“Can We Still Be Cool?”: Sarah Blakley-Cartwright, in Conversation With Anna Khachiyan
“There’s a sort of cultural corrective against the rosy, idealized, consecrated experience of motherhood,” remarks the author Sarah Blakley-Cartwright, whose own mom, the legendary Ronee Blakley, graced the cover of Interview in 1977. “I almost feel like writing a book about the pleasures of motherhood would be more subversive.” Blakley-Cartwright’s new novel, Alice Sadie Celine, takes a dramatic and unconventional stab at the subject. Set over multiple decades, the novel follows two best friends, free-spirited Alice and pragmatic Sadie, into a situation more emotionally tumultuous than either of them could have foreseen when Sadie’s mother, Celine, finds herself helplessly captivated by Alice. When Celine pursues an affair with her daughter’s best friend, the novel takes its arresting shape as a psychodrama about the tangles of motherhood, womanhood and friendship. “I liked your book because I’m very partial to bourgeois psychodrama where not much happens in terms of plot and everything occurs on the level of psychology,” said the writer and Red Scare podcaster Anna Khachiyan when she got on a call with Blakley-Cartwright earlier this month. The pair, both first-time moms who met at a baby’s birthday party in New York, went deep on many of their shared preoccupations: motherhood, competition, jealousy, and the eroticism of friendship (as posited by Susan Sontag). Along the way, they touched on MILFs and nepo babies, too.—EMILY SANDSTROM
SARAH BLAKLEY-CARTWRIGHT: Where are you, Anna?
ANNA KHACHIYAN: I’m in Chinatown. What about you?
BLAKLEY-CARTWRIGHT: I am up in the Catskills. There was a big snowfall yesterday. It’s very conducive to writing.
KHACHIYAN: How does it feel being done with the novel?
BLAKLEY-CARTWRIGHT: It felt really good to finish it, and then you sit for eight months and suddenly it all bubbles up. You have to prepare all these launch events and think about what you’re going to say and revisit the book. That was somewhat painful because no writer really loves to go back in and see all the metaphors that they wish they could change. Actually, one of my moderators at the events teased me because I was editing as I read.
KHACHIYAN: That’s what everybody says. It seems rewarding yet brutal to be a fiction writer because you have to confront your humiliation eventually. In the book, about Alice, one of the protagonists, you wrote that while she’s not particularly vain or ambitious, she has something that a lot of artists don’t possess, which is that she believed that she deserved to be in the room. And I think what separates real artists from the wannabes is not having an original vision or a good work ethic, per se. It’s what people call showing up, which is a nice way of saying, being willing to risk embarrassment or humiliation. I think that’s the main ingredient for any kind of artistic success.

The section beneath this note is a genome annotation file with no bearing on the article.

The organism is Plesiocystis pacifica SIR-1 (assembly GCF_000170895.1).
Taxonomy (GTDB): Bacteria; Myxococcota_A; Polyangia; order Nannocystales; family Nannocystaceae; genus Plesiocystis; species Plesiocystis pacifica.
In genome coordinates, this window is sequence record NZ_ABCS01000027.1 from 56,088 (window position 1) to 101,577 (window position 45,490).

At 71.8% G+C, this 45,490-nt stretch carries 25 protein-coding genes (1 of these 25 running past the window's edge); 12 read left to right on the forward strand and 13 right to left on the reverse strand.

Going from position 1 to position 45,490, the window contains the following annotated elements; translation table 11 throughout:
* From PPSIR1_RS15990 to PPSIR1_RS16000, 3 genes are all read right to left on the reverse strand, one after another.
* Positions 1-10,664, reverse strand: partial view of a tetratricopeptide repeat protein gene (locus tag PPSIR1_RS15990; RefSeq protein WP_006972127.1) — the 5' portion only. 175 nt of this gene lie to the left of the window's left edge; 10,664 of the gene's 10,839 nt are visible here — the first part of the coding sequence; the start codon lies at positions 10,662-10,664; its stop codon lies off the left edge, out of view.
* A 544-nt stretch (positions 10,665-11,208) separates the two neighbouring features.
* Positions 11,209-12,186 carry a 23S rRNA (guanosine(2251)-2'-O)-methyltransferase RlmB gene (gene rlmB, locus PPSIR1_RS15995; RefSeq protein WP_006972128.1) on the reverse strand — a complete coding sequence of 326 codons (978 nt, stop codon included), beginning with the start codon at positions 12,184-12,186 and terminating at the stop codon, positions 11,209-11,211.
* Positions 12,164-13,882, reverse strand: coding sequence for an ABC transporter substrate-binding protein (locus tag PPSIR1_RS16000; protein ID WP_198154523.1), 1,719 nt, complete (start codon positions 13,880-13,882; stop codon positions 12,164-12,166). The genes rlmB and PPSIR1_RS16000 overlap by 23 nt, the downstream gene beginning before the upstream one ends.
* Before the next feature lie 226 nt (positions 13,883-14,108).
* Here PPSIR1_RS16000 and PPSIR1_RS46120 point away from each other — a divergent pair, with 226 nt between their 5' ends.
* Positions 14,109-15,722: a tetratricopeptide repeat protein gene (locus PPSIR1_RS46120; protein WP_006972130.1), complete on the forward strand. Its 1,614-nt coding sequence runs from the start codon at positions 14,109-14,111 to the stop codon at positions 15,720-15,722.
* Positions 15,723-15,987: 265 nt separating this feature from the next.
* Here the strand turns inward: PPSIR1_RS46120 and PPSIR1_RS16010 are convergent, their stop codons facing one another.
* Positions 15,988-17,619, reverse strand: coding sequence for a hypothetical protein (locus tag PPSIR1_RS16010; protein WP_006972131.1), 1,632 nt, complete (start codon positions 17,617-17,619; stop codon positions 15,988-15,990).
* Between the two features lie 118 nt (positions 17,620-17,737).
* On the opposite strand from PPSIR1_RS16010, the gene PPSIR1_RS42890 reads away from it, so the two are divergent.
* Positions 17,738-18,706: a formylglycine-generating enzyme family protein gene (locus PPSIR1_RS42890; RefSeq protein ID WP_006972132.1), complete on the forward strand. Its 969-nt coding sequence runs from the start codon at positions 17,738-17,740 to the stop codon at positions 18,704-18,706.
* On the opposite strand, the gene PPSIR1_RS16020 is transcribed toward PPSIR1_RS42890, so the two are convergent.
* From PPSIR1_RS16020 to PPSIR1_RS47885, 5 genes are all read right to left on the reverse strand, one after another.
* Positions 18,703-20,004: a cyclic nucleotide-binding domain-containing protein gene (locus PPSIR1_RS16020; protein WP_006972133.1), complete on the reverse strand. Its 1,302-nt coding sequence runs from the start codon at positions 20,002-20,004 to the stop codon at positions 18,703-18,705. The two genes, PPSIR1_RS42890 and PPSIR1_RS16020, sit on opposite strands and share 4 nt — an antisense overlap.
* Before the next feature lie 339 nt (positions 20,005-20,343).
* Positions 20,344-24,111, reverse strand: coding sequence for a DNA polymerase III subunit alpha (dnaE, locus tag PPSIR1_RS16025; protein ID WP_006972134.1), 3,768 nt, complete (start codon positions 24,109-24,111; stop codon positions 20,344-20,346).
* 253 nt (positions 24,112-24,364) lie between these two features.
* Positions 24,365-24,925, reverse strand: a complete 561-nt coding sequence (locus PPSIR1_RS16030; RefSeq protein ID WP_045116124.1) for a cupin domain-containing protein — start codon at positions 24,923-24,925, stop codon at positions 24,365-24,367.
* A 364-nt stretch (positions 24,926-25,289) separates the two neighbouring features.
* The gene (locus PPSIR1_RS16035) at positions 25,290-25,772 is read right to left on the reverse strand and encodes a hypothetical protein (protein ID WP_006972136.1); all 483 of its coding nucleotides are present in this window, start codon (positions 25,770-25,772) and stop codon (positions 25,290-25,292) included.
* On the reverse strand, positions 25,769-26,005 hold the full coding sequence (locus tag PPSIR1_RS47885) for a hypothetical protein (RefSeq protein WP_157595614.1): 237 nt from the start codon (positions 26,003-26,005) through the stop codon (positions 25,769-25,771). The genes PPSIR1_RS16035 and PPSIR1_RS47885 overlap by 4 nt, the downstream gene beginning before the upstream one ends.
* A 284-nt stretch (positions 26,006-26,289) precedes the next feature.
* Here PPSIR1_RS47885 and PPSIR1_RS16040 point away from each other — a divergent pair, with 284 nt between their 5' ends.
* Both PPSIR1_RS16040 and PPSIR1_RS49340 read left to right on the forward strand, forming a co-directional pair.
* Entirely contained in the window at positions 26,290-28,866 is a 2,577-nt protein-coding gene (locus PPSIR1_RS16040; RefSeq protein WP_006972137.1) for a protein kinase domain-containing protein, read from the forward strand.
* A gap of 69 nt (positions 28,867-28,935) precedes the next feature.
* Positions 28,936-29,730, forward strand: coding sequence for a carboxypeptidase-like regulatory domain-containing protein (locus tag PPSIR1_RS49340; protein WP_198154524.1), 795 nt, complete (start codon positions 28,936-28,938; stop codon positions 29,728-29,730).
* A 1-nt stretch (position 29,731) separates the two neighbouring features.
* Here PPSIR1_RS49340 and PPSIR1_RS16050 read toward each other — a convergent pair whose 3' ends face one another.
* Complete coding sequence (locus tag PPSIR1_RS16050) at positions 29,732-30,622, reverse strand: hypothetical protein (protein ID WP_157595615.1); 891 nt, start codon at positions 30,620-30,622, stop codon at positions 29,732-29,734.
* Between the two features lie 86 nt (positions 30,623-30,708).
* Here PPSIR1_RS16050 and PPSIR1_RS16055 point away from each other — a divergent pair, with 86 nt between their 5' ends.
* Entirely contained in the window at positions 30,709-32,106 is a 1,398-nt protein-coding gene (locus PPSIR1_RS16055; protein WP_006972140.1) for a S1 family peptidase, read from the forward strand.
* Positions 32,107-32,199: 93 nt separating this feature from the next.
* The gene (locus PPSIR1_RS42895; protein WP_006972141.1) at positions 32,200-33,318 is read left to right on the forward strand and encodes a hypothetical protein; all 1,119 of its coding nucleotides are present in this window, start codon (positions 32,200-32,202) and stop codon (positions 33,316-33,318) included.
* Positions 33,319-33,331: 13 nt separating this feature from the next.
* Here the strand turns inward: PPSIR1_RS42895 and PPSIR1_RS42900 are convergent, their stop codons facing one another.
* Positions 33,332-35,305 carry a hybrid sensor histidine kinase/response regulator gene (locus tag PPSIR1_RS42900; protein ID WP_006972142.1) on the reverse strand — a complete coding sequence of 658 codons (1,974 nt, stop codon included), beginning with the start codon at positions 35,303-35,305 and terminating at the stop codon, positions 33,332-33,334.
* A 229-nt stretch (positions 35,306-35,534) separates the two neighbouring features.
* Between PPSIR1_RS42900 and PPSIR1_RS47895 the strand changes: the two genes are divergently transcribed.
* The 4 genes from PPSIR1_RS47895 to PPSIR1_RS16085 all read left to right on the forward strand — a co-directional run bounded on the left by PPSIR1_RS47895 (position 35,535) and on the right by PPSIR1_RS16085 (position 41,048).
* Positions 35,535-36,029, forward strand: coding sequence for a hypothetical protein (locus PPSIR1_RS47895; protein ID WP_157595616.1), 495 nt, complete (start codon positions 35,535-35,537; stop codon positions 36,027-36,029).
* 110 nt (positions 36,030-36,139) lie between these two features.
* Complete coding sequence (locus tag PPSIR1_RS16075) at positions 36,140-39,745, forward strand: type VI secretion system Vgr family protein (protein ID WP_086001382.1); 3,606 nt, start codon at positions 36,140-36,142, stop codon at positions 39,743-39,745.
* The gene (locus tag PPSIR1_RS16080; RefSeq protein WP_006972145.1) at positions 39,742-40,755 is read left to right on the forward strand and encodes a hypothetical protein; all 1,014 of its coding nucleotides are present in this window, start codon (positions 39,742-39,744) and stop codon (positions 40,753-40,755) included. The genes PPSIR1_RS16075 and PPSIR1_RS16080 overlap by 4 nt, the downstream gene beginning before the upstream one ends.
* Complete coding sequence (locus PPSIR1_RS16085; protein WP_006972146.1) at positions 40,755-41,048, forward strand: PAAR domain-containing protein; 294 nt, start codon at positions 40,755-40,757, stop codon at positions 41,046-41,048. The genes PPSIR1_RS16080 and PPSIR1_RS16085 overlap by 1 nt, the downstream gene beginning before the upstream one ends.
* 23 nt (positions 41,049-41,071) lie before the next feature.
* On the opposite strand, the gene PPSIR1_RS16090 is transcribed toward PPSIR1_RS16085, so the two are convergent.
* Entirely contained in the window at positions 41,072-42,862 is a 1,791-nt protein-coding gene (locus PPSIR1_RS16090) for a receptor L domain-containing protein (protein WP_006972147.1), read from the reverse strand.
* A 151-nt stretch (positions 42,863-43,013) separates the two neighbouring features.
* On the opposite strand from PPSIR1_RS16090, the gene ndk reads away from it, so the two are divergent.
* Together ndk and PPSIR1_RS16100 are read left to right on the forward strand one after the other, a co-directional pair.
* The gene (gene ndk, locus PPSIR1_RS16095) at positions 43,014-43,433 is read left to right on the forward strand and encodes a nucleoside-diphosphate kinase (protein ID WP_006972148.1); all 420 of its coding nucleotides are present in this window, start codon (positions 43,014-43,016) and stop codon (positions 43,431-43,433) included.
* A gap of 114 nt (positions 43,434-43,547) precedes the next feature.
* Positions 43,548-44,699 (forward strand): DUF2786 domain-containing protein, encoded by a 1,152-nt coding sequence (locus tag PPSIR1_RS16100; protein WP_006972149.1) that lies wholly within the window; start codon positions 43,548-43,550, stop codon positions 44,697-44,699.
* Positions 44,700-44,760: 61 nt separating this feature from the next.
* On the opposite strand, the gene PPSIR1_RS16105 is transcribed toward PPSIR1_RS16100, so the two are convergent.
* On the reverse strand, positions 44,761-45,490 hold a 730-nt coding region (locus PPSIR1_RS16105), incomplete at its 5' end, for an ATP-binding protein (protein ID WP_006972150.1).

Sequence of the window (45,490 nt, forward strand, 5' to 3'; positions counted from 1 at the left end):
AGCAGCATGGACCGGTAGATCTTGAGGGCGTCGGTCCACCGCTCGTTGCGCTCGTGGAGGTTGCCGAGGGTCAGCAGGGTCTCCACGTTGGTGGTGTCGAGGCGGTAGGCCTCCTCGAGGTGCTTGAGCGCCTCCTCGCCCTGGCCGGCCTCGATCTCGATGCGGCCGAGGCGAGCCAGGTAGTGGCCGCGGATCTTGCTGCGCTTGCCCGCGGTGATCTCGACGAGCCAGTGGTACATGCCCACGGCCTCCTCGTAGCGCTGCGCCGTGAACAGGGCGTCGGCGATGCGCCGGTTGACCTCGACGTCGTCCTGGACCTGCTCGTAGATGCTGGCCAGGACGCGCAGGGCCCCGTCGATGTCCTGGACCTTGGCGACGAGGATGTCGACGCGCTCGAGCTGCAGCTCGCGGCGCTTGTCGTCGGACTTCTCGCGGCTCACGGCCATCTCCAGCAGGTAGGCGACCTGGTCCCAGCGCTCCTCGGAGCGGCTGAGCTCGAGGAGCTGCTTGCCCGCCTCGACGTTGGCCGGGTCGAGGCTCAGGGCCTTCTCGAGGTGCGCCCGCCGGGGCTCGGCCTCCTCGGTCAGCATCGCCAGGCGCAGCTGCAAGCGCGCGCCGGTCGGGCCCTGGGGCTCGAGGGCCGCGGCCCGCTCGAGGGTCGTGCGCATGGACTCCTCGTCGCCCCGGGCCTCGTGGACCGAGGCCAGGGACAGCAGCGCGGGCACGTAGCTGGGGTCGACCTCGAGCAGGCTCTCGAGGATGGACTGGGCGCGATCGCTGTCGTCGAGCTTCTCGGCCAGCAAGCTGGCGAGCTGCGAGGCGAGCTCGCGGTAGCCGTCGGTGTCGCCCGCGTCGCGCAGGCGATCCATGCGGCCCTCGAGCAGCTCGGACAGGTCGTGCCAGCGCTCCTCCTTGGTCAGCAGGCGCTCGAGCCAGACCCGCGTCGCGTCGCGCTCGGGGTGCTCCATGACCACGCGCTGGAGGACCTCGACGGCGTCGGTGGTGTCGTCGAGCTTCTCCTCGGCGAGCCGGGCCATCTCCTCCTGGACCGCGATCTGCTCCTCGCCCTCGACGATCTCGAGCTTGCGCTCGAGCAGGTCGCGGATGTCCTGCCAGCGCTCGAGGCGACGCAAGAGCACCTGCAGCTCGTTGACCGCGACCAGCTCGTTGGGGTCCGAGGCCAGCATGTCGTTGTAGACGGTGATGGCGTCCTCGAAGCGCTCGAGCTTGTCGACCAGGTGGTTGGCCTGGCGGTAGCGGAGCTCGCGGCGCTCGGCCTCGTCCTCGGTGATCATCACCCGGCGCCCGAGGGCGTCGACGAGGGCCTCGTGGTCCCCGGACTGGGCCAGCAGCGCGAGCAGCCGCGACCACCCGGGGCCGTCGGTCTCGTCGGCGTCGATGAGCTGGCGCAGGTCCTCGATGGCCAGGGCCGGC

BLAKLEY-CARTWRIGHT: That’s really true. You kind of volunteer yourself, pour your guts out, let them laugh.
KHACHIYAN: You brought it to my attention that your mother [Ronee Blakley] was on the cover of Interview in the ’70s, and now it’s come full circle. How does that make you feel?
BLAKLEY-CARTWRIGHT: There’s something quite beautiful about it. Of course, I’m proud. I have a 13-month-old baby girl and maybe she’ll be in Interview one day. Actually, my mom was on the cover, so that’s a bit of a step-up from me.
KHACHIYAN: Your daughter, does she count as a COVID baby?
BLAKLEY-CARTWRIGHT: I haven’t actually felt the effects of COVID very much. You have a COVID baby. When was Lenny born?
KHACHIYAN: He’s almost three, so he was born in 2021. Didn’t you and I meet in the context of being moms in New York?
BLAKLEY-CARTWRIGHT: We met at a baby birthday party. There was a clown. We love being moms.
KHACHIYAN: What was it like growing up with a starlet mother?
BLAKLEY-CARTWRIGHT: There may have been some moments in the ’70s when she was more of a household name, but she was never a star to the degree where it impeded on our lives. The paparazzi was not waiting outside the door and chasing our car. But she is a woman who some people know and who, if you do know her work, often people like it. She was known to be a very difficult person to work with and she kind of operates in the Sinead O’Connor manner of living. I think she said, “I don’t do anything in order to cause trouble, it just so happens that what I do naturally causes trouble.” My mom is fiercely independent. She had a big career and a big voice that she used, which probably cost her a lot in Hollywood. And she just wasn’t willing to compromise in a lot of the ways that women in Hollywood had to. She never had a romantic partner in my lifetime. She lives completely on her own terms. We lived in Mexico, rumbling across the border in her nine-seater van with a bed in the back. She had maternal instincts, but she was also desperate to live without constraints. Sometimes she would shut me out of her room for the day so that she could create. But then, when she got out of bed, her passion for me could be overwhelming. Her life is certainly a blueprint for living outside of anyone’s expectations.
KHACHIYAN: Do you think of yourself as a nepo baby?